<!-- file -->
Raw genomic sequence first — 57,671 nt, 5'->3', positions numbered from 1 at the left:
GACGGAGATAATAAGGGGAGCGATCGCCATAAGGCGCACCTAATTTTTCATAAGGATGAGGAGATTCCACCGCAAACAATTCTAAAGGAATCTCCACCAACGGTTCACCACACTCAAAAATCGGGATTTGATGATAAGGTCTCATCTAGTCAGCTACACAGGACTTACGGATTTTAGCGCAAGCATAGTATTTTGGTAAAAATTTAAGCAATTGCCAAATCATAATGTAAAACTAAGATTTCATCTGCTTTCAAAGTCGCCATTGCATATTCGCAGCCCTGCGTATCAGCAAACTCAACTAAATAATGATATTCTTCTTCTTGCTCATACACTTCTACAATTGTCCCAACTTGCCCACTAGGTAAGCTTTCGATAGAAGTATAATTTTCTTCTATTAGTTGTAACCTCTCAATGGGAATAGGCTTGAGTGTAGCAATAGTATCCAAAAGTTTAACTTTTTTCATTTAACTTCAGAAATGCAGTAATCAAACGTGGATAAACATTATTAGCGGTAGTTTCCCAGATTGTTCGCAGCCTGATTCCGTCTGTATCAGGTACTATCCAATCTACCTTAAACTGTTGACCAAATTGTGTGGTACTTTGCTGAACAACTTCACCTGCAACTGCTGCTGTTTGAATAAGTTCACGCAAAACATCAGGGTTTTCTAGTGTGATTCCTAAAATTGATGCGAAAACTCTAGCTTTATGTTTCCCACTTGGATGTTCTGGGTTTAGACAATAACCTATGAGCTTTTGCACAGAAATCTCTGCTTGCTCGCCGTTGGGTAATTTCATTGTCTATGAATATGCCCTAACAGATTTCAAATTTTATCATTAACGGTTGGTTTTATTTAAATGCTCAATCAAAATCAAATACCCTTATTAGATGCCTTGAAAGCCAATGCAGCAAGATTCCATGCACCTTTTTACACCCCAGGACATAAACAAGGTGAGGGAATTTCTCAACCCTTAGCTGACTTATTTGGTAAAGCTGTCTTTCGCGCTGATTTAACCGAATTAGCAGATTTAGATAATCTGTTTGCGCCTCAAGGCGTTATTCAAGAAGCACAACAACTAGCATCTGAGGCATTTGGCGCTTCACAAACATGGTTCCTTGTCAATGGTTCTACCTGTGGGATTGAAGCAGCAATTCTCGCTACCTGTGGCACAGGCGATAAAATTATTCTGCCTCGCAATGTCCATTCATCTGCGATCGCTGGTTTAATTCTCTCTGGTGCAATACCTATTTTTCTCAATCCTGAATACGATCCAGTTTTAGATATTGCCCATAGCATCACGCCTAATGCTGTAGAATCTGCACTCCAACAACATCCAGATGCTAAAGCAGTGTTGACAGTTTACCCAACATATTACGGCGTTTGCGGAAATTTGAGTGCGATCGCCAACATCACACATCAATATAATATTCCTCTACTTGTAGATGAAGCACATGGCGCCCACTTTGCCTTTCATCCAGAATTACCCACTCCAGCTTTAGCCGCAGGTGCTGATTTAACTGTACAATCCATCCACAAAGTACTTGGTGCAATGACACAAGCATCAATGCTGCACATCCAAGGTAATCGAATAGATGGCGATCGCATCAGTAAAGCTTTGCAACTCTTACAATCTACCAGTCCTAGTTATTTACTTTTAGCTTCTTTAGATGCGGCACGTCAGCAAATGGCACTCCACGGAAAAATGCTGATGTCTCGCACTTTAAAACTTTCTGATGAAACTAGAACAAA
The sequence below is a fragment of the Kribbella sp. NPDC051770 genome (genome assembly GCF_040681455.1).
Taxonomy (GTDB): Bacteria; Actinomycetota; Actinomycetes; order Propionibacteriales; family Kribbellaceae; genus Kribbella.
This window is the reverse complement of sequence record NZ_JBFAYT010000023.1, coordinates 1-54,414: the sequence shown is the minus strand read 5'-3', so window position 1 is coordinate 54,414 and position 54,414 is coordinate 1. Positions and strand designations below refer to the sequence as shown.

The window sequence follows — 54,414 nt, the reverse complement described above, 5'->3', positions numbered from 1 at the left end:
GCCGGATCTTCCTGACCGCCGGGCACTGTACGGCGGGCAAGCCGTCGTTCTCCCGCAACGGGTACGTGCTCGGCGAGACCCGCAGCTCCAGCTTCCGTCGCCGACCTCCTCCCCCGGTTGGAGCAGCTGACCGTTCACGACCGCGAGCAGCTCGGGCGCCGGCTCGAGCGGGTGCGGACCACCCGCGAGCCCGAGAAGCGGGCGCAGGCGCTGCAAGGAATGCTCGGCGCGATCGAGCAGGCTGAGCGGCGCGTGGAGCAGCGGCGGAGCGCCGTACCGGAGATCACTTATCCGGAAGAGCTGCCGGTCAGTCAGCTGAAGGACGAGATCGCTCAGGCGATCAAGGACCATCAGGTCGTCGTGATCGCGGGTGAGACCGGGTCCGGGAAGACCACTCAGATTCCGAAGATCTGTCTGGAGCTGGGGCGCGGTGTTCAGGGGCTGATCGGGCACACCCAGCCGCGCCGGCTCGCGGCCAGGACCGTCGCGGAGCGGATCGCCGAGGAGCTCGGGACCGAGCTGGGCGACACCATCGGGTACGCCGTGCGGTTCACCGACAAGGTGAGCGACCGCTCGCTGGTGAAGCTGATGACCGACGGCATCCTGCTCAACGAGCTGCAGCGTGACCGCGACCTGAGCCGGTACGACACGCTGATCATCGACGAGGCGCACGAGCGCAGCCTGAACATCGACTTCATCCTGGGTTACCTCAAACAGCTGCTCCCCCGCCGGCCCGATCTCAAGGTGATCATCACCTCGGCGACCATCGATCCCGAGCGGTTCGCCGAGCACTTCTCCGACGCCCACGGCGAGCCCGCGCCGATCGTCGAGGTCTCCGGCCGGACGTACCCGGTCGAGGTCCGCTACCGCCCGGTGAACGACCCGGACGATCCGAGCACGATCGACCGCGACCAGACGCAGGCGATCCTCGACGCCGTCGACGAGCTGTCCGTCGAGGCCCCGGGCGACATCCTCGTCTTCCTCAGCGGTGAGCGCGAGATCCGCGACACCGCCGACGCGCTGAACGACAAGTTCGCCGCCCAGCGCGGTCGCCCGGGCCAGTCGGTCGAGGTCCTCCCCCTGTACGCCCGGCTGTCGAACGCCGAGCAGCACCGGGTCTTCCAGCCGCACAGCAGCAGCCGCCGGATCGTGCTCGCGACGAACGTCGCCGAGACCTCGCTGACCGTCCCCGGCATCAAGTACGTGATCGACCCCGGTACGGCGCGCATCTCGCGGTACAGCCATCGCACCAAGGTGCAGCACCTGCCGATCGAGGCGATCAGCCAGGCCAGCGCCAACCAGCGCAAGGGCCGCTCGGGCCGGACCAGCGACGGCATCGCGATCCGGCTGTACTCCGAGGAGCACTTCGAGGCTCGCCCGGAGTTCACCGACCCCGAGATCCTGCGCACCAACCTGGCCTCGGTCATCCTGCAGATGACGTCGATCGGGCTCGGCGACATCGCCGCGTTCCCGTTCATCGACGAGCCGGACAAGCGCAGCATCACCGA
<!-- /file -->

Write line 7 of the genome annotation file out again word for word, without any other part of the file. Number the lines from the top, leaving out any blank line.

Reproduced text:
GCCGGATCTTCCTGACCGCCGGGCACTGTACGGCGGGCAAGCCGTCGTTCTCCCGCAACGGGTACGTGCTCGGCGAGACCCGCAGCTCCAGCTTCCGTCGCCGACCTCCTCCCCCGGTTGGAGCAGCTGACCGTTCACGACCGCGAGCAGCTCGGGCGCCGGCTCGAGCGGGTGCGGACCACCCGCGAGCCCGAGAAGCGGGCGCAGGCGCTGCAAGGAATGCTCGGCGCGATCGAGCAGGCTGAGCGGCGCGTGGAGCAGCGGCGGAGCGCCGTACCGGAGATCACTTATCCGGAAGAGCTGCCGGTCAGTCAGCTGAAGGACGAGATCGCTCAGGCGATCAAGGACCATCAGGTCGTCGTGATCGCGGGTGAGACCGGGTCCGGGAAGACCACTCAGATTCCGAAGATCTGTCTGGAGCTGGGGCGCGGTGTTCAGGGGCTGATCGGGCACACCCAGCCGCGCCGGCTCGCGGCCAGGACCGTCGCGGAGCGGATCGCCGAGGAGCTCGGGACCGAGCTGGGCGACACCATCGGGTACGCCGTGCGGTTCACCGACAAGGTGAGCGACCGCTCGCTGGTGAAGCTGATGACCGACGGCATCCTGCTCAACGAGCTGCAGCGTGACCGCGACCTGAGCCGGTACGACACGCTGATCATCGACGAGGCGCACGAGCGCAGCCTGAACATCGACTTCATCCTGGGTTACCTCAAACAGCTGCTCCCCCGCCGGCCCGATCTCAAGGTGATCATCACCTCGGCGACCATCGATCCCGAGCGGTTCGCCGAGCACTTCTCCGACGCCCACGGCGAGCCCGCGCCGATCGTCGAGGTCTCCGGCCGGACGTACCCGGTCGAGGTCCGCTACCGCCCGGTGAACGACCCGGACGATCCGAGCACGATCGACCGCGACCAGACGCAGGCGATCCTCGACGCCGTCGACGAGCTGTCCGTCGAGGCCCCGGGCGACATCCTCGTCTTCCTCAGCGGTGAGCGCGAGATCCGCGACACCGCCGACGCGCTGAACGACAAGTTCGCCGCCCAGCGCGGTCGCCCGGGCCAGTCGGTCGAGGTCCTCCCCCTGTACGCCCGGCTGTCGAACGCCGAGCAGCACCGGGTCTTCCAGCCGCACAGCAGCAGCCGCCGGATCGTGCTCGCGACGAACGTCGCCGAGACCTCGCTGACCGTCCCCGGCATCAAGTACGTGATCGACCCCGGTACGGCGCGCATCTCGCGGTACAGCCATCGCACCAAGGTGCAGCACCTGCCGATCGAGGCGATCAGCCAGGCCAGCGCCAACCAGCGCAAGGGCCGCTCGGGCCGGACCAGCGACGGCATCGCGATCCGGCTGTACTCCGAGGAGCACTTCGAGGCTCGCCCGGAGTTCACCGACCCCGAGATCCTGCGCACCAACCTGGCCTCGGTCATCCTGCAGATGACGTCGATCGGGCTCGGCGACATCGCCGCGTTCCCGTTCATCGACGAGCCGGACAAGCGCAGCATCACCGA